What of the younger prince? He fled in the clothes of a woman and weeps at his cowardice. Some say he is like the moon who wonders the fields and forests at night. He would return her clothes but will not find her. The elder prince, who loved the girl, learned that he had slain her. Where can he go? Some say he is like the sun, who gazes down upon the earth day after day to undo, somehow, what he has done; but he will also  never find her. She sleeps beneath the leaves.

Here Ends Pu-liang Yi’s Tale

Followed by another tale on The Third Day

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The Seven Tales of the India Traders: The First Day

These are a set of tales I have tried to publish over the years. They have been soundly rejected by every publisher I sent them to – over 30. None of them can decide whether they are really for children or really for adults. And, truth be told, I don’t know either. So I put them here for all to enjoy – I am a fabulist as well as a poet. There are seven tales, one of which is written in heroic couplets. I’ll post each individually. Please let me know if you enjoy these.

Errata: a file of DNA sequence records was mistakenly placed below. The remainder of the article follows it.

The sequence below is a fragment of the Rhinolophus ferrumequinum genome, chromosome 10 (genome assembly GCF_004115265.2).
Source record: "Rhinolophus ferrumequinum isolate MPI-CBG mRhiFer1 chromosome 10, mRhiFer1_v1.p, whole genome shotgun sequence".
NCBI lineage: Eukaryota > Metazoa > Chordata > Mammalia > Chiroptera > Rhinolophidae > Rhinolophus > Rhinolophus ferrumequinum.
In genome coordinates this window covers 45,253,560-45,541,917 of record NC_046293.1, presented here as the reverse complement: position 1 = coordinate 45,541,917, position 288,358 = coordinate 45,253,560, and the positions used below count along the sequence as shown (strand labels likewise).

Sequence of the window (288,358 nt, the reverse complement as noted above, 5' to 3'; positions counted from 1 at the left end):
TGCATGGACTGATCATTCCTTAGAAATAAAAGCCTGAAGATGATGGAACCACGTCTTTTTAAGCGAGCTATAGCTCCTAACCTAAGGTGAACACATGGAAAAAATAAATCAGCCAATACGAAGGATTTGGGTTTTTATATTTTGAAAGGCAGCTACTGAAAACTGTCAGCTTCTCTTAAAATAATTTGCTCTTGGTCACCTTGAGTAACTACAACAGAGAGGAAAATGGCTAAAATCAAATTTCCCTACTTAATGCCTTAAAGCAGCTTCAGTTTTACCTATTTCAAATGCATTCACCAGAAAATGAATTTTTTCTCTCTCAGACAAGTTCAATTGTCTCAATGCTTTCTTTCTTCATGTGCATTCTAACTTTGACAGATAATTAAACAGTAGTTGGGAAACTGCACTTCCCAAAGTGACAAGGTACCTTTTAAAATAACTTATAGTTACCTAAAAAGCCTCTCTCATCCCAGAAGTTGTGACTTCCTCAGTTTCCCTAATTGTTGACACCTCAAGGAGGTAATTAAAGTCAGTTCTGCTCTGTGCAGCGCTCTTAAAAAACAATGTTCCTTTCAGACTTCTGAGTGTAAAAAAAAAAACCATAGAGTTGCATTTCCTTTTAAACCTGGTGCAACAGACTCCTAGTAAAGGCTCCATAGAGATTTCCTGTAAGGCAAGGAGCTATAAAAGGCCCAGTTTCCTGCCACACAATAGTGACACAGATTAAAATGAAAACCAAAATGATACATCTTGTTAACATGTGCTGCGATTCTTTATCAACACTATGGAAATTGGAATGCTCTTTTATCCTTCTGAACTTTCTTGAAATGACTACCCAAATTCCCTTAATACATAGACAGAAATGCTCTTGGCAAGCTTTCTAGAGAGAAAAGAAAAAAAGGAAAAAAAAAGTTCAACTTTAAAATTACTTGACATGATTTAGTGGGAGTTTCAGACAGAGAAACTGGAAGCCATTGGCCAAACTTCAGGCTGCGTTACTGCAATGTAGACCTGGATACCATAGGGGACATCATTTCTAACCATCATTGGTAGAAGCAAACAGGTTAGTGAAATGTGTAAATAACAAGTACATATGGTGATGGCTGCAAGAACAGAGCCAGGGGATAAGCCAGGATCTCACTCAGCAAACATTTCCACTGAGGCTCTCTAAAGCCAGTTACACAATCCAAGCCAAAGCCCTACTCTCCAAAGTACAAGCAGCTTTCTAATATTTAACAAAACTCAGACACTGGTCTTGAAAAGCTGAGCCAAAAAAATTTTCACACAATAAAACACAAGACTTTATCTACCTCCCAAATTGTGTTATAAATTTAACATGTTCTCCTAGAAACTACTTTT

day-lilyThe Seven Tales of the India Traders

Meeting in Autumn

“Master Lon Po!”
“Wise Liang-chieh!
“At last we meet again!”

For hundreds of years traders journeyed between India and China. Seven traders made a promise that if they met at summer’s end, returning to China, they should each bring with them a new tale.

They also decided, because of the season, that their stories should be about autumn. And so with the blessing of fortune, they met that autumn at the foot of the great Himalayan mountains.

They threw sticks and by these means decided who should tell the first tale. It was P’ang Yün. This delighted the other traders for they all agreed he was the most thoughtful among them and his sentiments the most agreeable. Pang Yün began his story.

P’ang Yün’s Story

My beloved friends, I have traded in the arid city of Rajputana, where the great ball of the sun kneels at nightfall to kiss the red earth. I met an ancient trading in Byssus—a cloth that is like the color of sand. He showed me his cloth and said: Is not as soft as a woman’s touch? Then I asked him, is not one still softer than the other? He smiled then and said: “I will tell you a story.”